A friend told me a story that I’m not sure made me mad or sad.
She works for a very large, prestigious company with a strong reputation as a well-run organization. The leadership team has embraced the term “vulnerability” as their mantra (or buzzword of the week), and everyone is using it.
I believe, very adamantly, in leadership vulnerability. Leaders who come to the table believing that they must be right and must have all the answers are dangerous. The ability to allow oneself to be vulnerable in front of those who “follow,” is sometimes difficult, but so necessary.
Prey to buzzwords
When she told me how this new buzzword played out in her own department, I was astounded. Her business unit leader held a two-day off site planning retreat where the leader played an inspirational video about how people must live life fully and eliminate stress. To emphasize the point, the video told stories of those who did not manage the stress, and became ill or died.
To top it off, after the video was complete, the leader cried. He told the team that he wanted them to know that he really wants the best for everyone, and wants to support them to live life to the fullest.
After the meeting was over, my friend was gathering her stuff and she and the leader were the only ones left in the room. He asked her what she thought about him breaking down and crying. She stumbled through a bland response, and left.
I’d been her sounding board about this particular leader for a while. I’d heard the stories about working through vacations to meet deadlines, reorganizing the department and roles without explanation, and the 24×7 on call because much of the team were in different time zones.
I’d watched her stress level rise, and tried to coach her on talking with the leader about her concerns. I’d listened when she replayed that conversation where her leader told her it was just his management style and she needed to deal with it, and decided not to offer further advice.
As I listened to this latest story, I felt sad for her and mad for an organization that is prey to buzzwords and other fashionable business jargon that is used out of, or in the wrong context.
A new definition of vulnerability
Seriously, think about the definition of vulnerability. Here’s how dictionary.com defines it:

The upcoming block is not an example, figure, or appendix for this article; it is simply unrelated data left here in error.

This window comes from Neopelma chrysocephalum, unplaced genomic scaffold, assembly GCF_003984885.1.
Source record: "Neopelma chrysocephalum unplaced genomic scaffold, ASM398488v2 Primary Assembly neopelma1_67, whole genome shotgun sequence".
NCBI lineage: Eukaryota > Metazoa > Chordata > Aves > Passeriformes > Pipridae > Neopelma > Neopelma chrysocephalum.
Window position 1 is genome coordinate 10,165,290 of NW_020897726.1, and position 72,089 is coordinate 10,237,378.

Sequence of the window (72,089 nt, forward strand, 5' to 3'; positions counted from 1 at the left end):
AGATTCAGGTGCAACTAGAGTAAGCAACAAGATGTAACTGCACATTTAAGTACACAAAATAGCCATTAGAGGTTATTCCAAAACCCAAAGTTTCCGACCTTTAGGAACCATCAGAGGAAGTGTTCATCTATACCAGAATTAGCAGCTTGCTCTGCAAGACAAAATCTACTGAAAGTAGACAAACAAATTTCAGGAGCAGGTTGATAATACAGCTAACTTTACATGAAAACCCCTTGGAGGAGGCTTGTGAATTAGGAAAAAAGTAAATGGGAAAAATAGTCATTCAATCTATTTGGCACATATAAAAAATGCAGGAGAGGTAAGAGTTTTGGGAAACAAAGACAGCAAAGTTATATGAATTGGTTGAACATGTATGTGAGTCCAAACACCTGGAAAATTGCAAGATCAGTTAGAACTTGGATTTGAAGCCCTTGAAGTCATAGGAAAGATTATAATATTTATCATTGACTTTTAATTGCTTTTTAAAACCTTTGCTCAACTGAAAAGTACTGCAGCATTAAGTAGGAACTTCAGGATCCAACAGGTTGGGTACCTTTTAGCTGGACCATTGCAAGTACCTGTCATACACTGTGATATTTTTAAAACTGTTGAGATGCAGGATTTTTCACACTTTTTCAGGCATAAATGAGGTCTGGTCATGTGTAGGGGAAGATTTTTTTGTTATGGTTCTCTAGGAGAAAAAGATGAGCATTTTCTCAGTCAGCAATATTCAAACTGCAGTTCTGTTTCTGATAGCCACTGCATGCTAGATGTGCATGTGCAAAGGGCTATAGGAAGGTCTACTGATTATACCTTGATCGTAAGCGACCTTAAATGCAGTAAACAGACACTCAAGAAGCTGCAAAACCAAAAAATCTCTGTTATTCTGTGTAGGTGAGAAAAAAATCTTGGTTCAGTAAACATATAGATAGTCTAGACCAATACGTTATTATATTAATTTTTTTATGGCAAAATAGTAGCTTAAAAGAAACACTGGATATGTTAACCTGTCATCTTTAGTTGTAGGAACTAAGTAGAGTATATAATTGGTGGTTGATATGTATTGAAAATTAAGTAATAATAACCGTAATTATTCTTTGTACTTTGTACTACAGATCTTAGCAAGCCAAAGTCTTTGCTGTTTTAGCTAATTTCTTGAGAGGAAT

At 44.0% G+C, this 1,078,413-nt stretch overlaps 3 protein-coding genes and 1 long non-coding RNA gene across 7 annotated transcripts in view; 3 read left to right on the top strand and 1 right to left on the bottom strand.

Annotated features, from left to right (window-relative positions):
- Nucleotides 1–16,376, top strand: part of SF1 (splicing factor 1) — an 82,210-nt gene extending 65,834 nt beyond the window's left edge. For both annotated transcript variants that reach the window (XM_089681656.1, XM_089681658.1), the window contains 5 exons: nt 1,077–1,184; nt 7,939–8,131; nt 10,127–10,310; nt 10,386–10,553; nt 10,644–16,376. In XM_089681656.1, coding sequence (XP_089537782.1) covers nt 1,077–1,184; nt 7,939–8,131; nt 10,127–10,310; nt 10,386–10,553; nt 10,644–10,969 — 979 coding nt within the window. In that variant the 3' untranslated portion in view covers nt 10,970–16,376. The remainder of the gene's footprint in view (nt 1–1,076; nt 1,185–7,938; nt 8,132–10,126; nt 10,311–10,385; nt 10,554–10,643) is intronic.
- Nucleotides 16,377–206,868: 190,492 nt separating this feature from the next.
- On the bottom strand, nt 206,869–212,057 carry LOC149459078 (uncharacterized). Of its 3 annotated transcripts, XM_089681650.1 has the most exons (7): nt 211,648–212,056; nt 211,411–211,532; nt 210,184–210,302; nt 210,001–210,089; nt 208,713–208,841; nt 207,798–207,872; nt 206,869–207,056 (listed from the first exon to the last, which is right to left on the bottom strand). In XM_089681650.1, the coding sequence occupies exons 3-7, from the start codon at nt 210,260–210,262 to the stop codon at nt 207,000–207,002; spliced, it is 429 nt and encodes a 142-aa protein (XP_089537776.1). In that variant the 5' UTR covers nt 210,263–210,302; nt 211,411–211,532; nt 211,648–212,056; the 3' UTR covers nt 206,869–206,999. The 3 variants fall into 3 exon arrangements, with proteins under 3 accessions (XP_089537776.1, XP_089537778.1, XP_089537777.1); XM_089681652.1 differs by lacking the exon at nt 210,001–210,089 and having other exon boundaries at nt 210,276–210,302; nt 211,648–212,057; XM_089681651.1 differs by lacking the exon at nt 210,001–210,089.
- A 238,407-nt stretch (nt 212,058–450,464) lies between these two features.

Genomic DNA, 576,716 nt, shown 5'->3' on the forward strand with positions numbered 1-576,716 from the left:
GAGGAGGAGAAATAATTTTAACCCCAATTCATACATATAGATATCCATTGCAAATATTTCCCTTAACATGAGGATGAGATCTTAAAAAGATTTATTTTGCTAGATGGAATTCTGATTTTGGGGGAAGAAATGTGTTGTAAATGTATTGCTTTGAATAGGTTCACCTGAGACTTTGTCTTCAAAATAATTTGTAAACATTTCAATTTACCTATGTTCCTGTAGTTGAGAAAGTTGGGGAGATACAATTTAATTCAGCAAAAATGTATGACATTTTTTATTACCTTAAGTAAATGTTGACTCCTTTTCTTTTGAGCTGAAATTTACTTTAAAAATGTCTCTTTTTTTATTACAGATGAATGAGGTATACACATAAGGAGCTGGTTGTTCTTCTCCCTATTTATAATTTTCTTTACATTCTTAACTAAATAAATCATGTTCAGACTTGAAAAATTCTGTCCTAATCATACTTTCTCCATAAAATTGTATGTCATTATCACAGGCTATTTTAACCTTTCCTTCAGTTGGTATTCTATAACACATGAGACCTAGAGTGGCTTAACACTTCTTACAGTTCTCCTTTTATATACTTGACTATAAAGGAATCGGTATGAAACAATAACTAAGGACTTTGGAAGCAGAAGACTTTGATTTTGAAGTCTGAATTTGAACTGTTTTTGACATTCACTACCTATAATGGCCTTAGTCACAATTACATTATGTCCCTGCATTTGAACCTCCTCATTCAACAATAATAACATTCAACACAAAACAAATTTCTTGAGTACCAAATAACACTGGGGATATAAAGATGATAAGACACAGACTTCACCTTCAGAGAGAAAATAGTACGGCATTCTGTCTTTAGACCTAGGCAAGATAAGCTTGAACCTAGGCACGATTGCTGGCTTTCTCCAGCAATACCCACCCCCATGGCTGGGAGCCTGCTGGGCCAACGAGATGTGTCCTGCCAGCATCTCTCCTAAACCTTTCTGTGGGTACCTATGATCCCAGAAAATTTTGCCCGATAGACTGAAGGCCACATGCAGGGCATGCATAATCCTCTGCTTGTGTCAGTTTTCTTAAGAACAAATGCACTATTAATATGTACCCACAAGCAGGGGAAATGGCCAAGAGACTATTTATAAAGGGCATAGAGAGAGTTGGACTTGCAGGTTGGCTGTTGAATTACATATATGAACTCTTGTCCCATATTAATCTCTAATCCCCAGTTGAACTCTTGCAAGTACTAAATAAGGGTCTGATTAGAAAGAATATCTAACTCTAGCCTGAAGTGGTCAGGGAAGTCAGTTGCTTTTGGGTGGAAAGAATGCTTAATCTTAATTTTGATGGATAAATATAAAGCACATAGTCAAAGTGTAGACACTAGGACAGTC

Capable of or susceptible to being wounded or hurt, as by a weapon: a vulnerable part of the body.
open to moral attack, criticism, temptation, etc.: an argument vulnerable to refutation; He is vulnerable to bribery.
That’s not the current business meaning. Prof. Brene Brown has popularized the term vulnerability through her research and taught the world about it in her popular Ted Talk The Power of Vulnerability. Over a decade of investigating human connection, she found that those who most connect with others display vulnerability. But this isn’t the same thing that dictionary.com describes.
Her explanation? Those who connect have “The courage to be imperfect,” “The compassion to be kind -- first to themselves and then to others,” and, “Connect with others as a result of their authenticity.”
This is not even remotely to be interpreted as crying crocodile tears in front of those to whom you want to connect. A dictionary definition is not enough for the word vulnerability, within an organizational context. Dr. Brown created a new definition, and it is one that needs dialogue in order to be understood.
Anything less than rich dialogue and an exploration of what it really means to be vulnerable in an organizational context runs the risk of misinterpretation. That’s what happened when my friend’s leader read the dictionary definition and made his own assumption about the meaning. And he was wrong.
The words and internal systems must match
Our business world is full of inspirational and motivational speakers and writers. Keynote speakers are selected for their ability to pump up the audience, generate energy, and provide some meaningful tips that will make things work just a little bit better.
But when the audience returns to their regular job, pumped up and ready to do things differently, but they run into a brick wall of obstacles and “the way we’ve always done things,” it does far more harm than good.
My friend is still stressed out and probably will remain so unless something changes. But now, she has lost faith in her leader.
What was once just a frustration is now disbelief and concern for her own career, assuming her leader stays put. That anyone in a leadership position could think the behavior he demonstrated in the meeting was appropriate is scary -- for the team and for the organization.
When organizations introduce concepts – good, research-based concepts like vulnerability – they need to do so with care. Words have power and can be interpreted differently depending upon all of those variables that make each person unique.
Could vulnerability, as described by Brene Brown, be an admirable leadership quality?
Yes, it could. But if that is a quality that is sufficiently important for an organization to embrace and invest time in developing, it’s important to start with a.) BEING sure about the proper definition and b.) MAKING sure everyone has the opportunity to find they own way to the collective definition.
Editor’s note: Measuring vulnerability or what makes for better leadership can be challenging, but Checkster can help with a 360 Checkup tool that gives you the kind of actionable feedback you need to make it happen.